Steven Gemelos was never a hardcore mountain bike racer, the California Enduro Series president says, though he has gravitated toward organizing events for the mountain bike community in California.
In 2013, Gemelos was one of a core group of people who organized the first season of the California Enduro Series. The series has grown to include a calendar of six events this season, attracting seasoned racers like Brian Lopes and Essence Florie. For the first time, the series will host a round of the Enduro World Series at Northstar California Resort in August.
Gemelos began mountain biking in the early 90’s when he was attending college in Indiana. From there, he moved to Stanford University for graduate school, where he joined the school’s mountain bike team and occasionally entered a cross country race. Gemelos says he mainly raced for fun.
Living in California introduced him to the trail advocacy group Mountain Bikers of Santa Cruz. Gemelos volunteered at trail work days and also took on organizing an annual gathering of multiple trail groups from the region for a weekend of trail maintenance, riding, and socializing at Lake Tahoe. He took the gathering from something half-organized to a legitimate event with sponsorship from the bike industry.
“I would take whatever was started and just kind of blow it up,” Gemelos said of his style of event management.
The next event he helped with—one which would lead to the California Enduro Series—was the Santa Cruz Mountain Bike Festival. The 2012 edition of the festival included the Santa Cruz Super Enduro race, an invite-only race for about 50 people. With an enduro race in Santa Cruz and a few more starting up around the state, the idea for a state-wide enduro series was brought to the table.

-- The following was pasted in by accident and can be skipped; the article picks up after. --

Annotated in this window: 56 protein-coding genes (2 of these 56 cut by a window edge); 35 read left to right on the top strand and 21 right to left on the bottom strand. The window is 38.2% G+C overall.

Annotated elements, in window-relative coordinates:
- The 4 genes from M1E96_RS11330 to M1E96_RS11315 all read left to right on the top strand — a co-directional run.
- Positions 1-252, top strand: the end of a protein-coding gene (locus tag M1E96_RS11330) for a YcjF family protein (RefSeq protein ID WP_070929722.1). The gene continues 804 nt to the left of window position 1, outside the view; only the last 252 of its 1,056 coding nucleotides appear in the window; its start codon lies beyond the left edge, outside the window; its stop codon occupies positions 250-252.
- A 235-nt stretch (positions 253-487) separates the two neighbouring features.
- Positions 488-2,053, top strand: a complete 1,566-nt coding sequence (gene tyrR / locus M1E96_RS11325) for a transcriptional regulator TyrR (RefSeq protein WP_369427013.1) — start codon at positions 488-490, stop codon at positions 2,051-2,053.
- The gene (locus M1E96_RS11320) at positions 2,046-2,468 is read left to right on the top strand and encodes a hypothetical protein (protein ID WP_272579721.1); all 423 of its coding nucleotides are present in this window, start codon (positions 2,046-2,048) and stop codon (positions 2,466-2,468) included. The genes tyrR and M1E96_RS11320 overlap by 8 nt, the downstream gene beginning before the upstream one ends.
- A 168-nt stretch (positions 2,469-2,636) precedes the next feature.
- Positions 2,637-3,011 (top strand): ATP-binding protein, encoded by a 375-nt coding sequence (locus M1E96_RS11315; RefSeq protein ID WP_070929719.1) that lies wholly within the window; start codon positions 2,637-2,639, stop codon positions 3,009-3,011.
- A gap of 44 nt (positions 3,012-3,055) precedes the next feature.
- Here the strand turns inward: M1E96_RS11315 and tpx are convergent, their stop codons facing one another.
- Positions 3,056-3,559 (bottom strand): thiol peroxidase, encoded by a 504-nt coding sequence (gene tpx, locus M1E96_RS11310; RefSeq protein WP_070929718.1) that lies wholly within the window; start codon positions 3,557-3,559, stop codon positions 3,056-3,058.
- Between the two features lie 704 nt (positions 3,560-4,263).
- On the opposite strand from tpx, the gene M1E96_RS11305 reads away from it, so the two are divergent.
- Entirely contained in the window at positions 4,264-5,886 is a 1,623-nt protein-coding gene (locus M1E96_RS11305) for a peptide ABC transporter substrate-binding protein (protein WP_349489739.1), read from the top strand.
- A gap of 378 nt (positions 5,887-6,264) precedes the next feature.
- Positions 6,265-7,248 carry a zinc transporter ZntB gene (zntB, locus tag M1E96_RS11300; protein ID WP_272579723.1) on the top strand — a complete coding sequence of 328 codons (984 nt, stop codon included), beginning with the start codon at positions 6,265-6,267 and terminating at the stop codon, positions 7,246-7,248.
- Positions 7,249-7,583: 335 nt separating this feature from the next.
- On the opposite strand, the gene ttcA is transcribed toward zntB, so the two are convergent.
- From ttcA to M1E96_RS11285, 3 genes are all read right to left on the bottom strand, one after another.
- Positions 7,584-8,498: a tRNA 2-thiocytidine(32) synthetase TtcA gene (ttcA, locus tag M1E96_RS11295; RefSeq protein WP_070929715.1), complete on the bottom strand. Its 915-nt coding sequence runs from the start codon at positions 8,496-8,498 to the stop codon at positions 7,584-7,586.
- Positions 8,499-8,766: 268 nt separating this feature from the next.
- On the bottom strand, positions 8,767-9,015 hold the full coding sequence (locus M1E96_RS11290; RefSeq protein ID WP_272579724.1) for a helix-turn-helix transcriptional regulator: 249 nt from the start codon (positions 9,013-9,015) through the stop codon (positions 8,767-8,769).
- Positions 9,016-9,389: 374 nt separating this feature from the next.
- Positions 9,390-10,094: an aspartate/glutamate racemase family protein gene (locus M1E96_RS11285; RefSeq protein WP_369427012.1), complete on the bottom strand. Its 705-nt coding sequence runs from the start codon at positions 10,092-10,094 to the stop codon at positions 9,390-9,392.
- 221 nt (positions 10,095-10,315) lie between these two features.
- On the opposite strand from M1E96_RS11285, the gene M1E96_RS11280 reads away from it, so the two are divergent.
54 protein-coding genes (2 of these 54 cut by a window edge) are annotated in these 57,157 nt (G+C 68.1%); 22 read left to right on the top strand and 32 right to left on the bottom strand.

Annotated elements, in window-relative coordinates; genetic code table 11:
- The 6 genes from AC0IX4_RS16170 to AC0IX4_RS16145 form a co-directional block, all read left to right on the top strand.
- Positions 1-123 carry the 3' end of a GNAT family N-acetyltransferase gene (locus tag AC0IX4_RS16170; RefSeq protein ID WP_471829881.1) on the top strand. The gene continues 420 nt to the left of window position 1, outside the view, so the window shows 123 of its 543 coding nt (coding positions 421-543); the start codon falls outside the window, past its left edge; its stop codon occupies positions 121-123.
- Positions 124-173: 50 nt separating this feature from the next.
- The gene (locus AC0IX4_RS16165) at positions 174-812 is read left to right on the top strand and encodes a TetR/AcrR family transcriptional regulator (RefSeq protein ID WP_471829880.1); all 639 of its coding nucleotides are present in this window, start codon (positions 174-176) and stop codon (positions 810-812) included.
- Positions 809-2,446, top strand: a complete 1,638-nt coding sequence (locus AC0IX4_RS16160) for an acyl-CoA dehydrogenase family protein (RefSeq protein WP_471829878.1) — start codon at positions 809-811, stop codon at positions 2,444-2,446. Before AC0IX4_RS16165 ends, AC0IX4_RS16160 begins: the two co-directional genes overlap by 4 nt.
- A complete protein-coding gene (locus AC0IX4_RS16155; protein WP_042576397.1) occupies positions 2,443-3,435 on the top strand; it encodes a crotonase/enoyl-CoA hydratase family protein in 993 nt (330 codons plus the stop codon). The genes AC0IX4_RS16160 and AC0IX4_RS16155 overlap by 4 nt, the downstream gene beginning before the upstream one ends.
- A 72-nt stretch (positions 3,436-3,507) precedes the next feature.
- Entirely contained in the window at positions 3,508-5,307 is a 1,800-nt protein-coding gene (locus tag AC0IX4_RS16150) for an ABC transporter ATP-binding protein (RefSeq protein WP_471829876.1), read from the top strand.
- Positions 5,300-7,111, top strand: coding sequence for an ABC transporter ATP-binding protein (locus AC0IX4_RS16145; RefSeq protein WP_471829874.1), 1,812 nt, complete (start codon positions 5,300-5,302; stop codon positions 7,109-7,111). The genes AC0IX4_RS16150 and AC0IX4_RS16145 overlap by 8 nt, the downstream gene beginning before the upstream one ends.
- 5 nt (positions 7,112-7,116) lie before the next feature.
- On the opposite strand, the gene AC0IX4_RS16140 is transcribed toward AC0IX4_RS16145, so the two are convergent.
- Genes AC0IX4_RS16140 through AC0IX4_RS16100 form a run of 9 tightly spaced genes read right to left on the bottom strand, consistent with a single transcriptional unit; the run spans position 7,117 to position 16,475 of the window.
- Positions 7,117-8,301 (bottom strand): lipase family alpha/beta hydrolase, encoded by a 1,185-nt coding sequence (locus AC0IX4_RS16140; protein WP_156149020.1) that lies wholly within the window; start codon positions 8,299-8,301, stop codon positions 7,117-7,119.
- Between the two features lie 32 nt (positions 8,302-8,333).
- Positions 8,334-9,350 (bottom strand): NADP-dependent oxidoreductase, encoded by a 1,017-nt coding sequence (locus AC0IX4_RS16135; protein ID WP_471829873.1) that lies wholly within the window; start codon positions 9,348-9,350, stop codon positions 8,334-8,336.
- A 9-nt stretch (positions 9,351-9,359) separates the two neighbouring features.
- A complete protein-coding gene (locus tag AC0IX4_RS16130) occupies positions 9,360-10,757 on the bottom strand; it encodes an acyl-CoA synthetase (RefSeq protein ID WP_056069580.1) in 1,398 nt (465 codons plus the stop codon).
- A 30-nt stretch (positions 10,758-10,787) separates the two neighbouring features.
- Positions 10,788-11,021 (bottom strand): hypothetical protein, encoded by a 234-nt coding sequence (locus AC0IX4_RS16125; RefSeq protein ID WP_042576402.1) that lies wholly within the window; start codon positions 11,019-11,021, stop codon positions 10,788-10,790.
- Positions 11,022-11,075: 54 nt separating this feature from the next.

Gemelos credits Eric Saunders for originally coming up with the idea for a series. Saunders works for VP Components, a sponsor of the festival in Santa Cruz, and he recognized the potential of stringing individual races into a unified series.
The first year of the series in 2013 included
just two four races: the Santa Cruz race and another race in Riverside. Since then the series has grown year after year.
One way the series has evolved and grown has been the introduction of the CES Golden Tour in 2016. The Golden Tour is a collection of three races within the overall series that feature the most physically and technically challenging courses. The race within the race series offers additional prize money for the pros to incentivize an elite level of competition.
A regular at CES events is professional rider Essence Florie, who won the Pro Women’s series overall last year. Florie says one reason she enjoys attending CES races is the close-knit community the series fosters.
“There is nothing like riding your bike with wonderful people who become like your family all around the state,” she said.
The California Enduro Series does not put on races, but rather they offer support to local event organizers. For instance, a person will want to put on a race. They will be in charge of everything on the ground locally, such as securing a venue and permits, mapping a course, and providing catering. The series provides marketing, registration, and comes in on race day with a timing system, a set of rules, and staff members to help the event run smoothly.
Gemelos says this system is beneficial for a couple of reasons. For starters, a few people cannot do everything. Additionally, local organizers have local relationships. Somebody in Mendocino, for example, will be much more successful at tracking down the appropriate land managers in order to secure permits to run their race. A land manager may be more hesitant to offer a permit to outsiders who parachute in one weekend and want to put on a race on their trails. Gemelos adds that locals have the beta on the best trails in their area.